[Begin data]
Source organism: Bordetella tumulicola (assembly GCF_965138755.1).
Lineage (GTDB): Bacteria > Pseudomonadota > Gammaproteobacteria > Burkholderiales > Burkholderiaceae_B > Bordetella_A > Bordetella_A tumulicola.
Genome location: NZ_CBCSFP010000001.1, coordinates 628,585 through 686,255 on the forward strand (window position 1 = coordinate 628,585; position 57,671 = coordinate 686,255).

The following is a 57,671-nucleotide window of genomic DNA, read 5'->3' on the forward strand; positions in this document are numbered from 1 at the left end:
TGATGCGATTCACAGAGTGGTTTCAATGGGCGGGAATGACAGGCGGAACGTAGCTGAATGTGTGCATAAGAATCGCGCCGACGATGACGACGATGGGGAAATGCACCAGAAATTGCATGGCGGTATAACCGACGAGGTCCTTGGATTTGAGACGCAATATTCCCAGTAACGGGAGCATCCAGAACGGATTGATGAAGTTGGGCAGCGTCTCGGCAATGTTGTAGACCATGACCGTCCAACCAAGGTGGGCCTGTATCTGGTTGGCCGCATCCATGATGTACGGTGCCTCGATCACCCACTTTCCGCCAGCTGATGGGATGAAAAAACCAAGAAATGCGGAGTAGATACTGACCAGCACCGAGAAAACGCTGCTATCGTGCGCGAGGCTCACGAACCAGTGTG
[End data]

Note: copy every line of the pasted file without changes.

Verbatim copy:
Source organism: Bordetella tumulicola (assembly GCF_965138755.1).
Lineage (GTDB): Bacteria > Pseudomonadota > Gammaproteobacteria > Burkholderiales > Burkholderiaceae_B > Bordetella_A > Bordetella_A tumulicola.
Genome location: NZ_CBCSFP010000001.1, coordinates 628,585 through 686,255 on the forward strand (window position 1 = coordinate 628,585; position 57,671 = coordinate 686,255).

The following is a 57,671-nucleotide window of genomic DNA, read 5'->3' on the forward strand; positions in this document are numbered from 1 at the left end:
TGATGCGATTCACAGAGTGGTTTCAATGGGCGGGAATGACAGGCGGAACGTAGCTGAATGTGTGCATAAGAATCGCGCCGACGATGACGACGATGGGGAAATGCACCAGAAATTGCATGGCGGTATAACCGACGAGGTCCTTGGATTTGAGACGCAATATTCCCAGTAACGGGAGCATCCAGAACGGATTGATGAAGTTGGGCAGCGTCTCGGCAATGTTGTAGACCATGACCGTCCAACCAAGGTGGGCCTGTATCTGGTTGGCCGCATCCATGATGTACGGTGCCTCGATCACCCACTTTCCGCCAGCTGATGGGATGAAAAAACCAAGAAATGCGGAGTAGATACTGACCAGCACCGAGAAAACGCTGCTATCGTGCGCGAGGCTCACGAACCAGTGTG